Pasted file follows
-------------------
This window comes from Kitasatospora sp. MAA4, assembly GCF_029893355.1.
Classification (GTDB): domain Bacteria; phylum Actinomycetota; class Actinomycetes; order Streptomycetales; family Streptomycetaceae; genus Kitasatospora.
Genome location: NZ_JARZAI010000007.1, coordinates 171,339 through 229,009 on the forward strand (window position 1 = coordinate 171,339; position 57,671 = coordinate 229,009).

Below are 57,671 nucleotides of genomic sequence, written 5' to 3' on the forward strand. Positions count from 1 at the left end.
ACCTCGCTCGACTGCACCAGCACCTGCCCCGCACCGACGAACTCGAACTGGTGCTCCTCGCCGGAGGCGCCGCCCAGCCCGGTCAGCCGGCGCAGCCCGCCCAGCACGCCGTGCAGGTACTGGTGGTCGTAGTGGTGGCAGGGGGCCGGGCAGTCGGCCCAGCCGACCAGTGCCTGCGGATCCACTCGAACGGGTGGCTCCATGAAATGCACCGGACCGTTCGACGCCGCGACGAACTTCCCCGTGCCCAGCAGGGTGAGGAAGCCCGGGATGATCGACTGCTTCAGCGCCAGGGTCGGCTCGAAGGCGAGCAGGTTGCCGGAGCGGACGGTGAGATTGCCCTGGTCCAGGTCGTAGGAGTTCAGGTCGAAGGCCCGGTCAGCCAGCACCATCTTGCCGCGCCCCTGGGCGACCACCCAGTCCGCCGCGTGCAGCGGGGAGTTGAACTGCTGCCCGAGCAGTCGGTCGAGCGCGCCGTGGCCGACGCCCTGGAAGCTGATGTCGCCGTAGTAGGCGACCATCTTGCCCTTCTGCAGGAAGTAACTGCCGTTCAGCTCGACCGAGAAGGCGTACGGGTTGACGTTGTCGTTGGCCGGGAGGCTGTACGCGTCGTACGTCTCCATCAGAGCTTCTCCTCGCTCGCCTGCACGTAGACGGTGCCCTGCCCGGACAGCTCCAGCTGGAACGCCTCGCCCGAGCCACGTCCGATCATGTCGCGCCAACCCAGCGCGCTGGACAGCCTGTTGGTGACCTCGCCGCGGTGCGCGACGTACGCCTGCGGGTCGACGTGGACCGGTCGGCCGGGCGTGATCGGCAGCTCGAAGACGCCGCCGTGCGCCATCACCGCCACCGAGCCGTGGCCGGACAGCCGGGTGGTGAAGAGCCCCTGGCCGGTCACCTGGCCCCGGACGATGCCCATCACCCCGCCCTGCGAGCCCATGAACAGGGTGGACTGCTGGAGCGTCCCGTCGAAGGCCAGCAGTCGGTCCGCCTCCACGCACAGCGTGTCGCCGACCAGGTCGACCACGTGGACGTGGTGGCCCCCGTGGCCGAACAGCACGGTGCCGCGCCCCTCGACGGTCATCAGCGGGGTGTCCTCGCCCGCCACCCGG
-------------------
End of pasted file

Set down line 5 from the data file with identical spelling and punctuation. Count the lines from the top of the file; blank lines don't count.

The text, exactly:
ACCTCGCTCGACTGCACCAGCACCTGCCCCGCACCGACGAACTCGAACTGGTGCTCCTCGCCGGAGGCGCCGCCCAGCCCGGTCAGCCGGCGCAGCCCGCCCAGCACGCCGTGCAGGTACTGGTGGTCGTAGTGGTGGCAGGGGGCCGGGCAGTCGGCCCAGCCGACCAGTGCCTGCGGATCCACTCGAACGGGTGGCTCCATGAAATGCACCGGACCGTTCGACGCCGCGACGAACTTCCCCGTGCCCAGCAGGGTGAGGAAGCCCGGGATGATCGACTGCTTCAGCGCCAGGGTCGGCTCGAAGGCGAGCAGGTTGCCGGAGCGGACGGTGAGATTGCCCTGGTCCAGGTCGTAGGAGTTCAGGTCGAAGGCCCGGTCAGCCAGCACCATCTTGCCGCGCCCCTGGGCGACCACCCAGTCCGCCGCGTGCAGCGGGGAGTTGAACTGCTGCCCGAGCAGTCGGTCGAGCGCGCCGTGGCCGACGCCCTGGAAGCTGATGTCGCCGTAGTAGGCGACCATCTTGCCCTTCTGCAGGAAGTAACTGCCGTTCAGCTCGACCGAGAAGGCGTACGGGTTGACGTTGTCGTTGGCCGGGAGGCTGTACGCGTCGTACGTCTCCATCAGAGCTTCTCCTCGCTCGCCTGCACGTAGACGGTGCCCTGCCCGGACAGCTCCAGCTGGAACGCCTCGCCCGAGCCACGTCCGATCATGTCGCGCCAACCCAGCGCGCTGGACAGCCTGTTGGTGACCTCGCCGCGGTGCGCGACGTACGCCTGCGGGTCGACGTGGACCGGTCGGCCGGGCGTGATCGGCAGCTCGAAGACGCCGCCGTGCGCCATCACCGCCACCGAGCCGTGGCCGGACAGCCGGGTGGTGAAGAGCCCCTGGCCGGTCACCTGGCCCCGGACGATGCCCATCACCCCGCCCTGCGAGCCCATGAACAGGGTGGACTGCTGGAGCGTCCCGTCGAAGGCCAGCAGTCGGTCCGCCTCCACGCACAGCGTGTCGCCGACCAGGTCGACCACGTGGACGTGGTGGCCCCCGTGGCCGAACAGCACGGTGCCGCGCCCCTCGACGGTCATCAGCGGGGTGTCCTCGCCCGCCACCCGG